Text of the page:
Four Miles of Fun
Patti Hobbs has several disabilities but a lack of determination isn't one of them. That was evident as a volunteer lifted her from a wheelchair and placed her in a canoe. No one had told the Springfield woman that a person with cerebral palsy and a hearing impairment shouldn't go paddling.
"I wouldn't let anybody tell me that I couldn't do this," she says.
Neither would any other participants or organizers of this fourth annual float trip on the Niangua River for people with disabilities. This Springfield-based event had several sponsors, including a store called River Maddness, the Springfield Park Board, the Southwest Center for Independent Living and the Conservation Department. The canoe trip doesn't have an official name, but it has a good reputation.
"People love this trip," says Leatta Bergeson, an access specialist. "Obviously word has spread because we started out with two people going on the float trip and now we're at 18."
As well as serving as a supervisor, Bergeson is one of the people with disabilities who takes part. Her disabilities are from birth and affect three limbs. Other floaters have Down's syndrome, autism or various types of physical disabilities.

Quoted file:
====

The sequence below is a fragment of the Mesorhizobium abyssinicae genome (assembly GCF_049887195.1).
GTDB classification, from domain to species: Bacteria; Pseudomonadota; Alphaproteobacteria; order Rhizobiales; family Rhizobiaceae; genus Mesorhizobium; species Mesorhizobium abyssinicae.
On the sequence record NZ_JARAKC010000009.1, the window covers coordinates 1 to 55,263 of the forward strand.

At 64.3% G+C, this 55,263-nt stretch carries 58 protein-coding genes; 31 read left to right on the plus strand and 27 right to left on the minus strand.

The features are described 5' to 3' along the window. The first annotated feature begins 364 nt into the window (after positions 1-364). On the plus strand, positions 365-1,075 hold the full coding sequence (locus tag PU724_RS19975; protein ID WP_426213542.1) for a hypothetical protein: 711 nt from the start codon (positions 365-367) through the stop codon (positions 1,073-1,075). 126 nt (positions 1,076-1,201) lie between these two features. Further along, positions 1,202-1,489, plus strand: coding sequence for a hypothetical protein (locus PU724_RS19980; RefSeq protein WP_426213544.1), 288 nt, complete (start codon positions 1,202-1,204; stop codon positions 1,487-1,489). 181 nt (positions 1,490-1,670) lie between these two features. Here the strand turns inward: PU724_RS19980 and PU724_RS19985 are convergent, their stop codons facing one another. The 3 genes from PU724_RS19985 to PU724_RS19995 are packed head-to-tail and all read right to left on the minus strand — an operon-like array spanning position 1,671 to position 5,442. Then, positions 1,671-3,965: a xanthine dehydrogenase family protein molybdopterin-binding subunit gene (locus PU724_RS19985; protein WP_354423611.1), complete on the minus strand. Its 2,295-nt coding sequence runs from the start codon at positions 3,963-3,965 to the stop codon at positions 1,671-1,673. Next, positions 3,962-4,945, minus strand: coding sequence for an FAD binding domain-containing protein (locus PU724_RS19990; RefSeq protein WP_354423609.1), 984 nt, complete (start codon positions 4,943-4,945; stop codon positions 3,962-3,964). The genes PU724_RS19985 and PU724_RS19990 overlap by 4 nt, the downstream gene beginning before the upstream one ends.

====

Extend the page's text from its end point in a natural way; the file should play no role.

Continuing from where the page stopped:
But for many, their biggest disability is having to live within walls built by peers with wider ranges of abilities but narrower imaginations.
"We know they can do this and they know they can do it, but others don't think they can do it," says former River Maddness co-owner Tom Lewis. "Primarily, they're limited in the things they can do only by the able-bodied public."
"A lot of times, their peers and family members have told them they cannot go out and do these things," Bergeson says. "Well, here we are, going out and doing these things."
The procedure for this float was the same as for the three previous trips: Each person with a disability is in the front of the canoe while an experienced paddler sits in the stern. In most cases, passenger and paddler know each other well. They met at training classes at Doling Park pond in Springfield in the eight weeks preceding the float trip.
At these weekly sessions on the pond, the novice floaters learned the basics of paddling--how to steer, how to sit and, most important, how to stay calm because there is no reason to be afraid. This is an important message to get across to parents and relatives, as well as the soon-to-be paddlers.
"You have a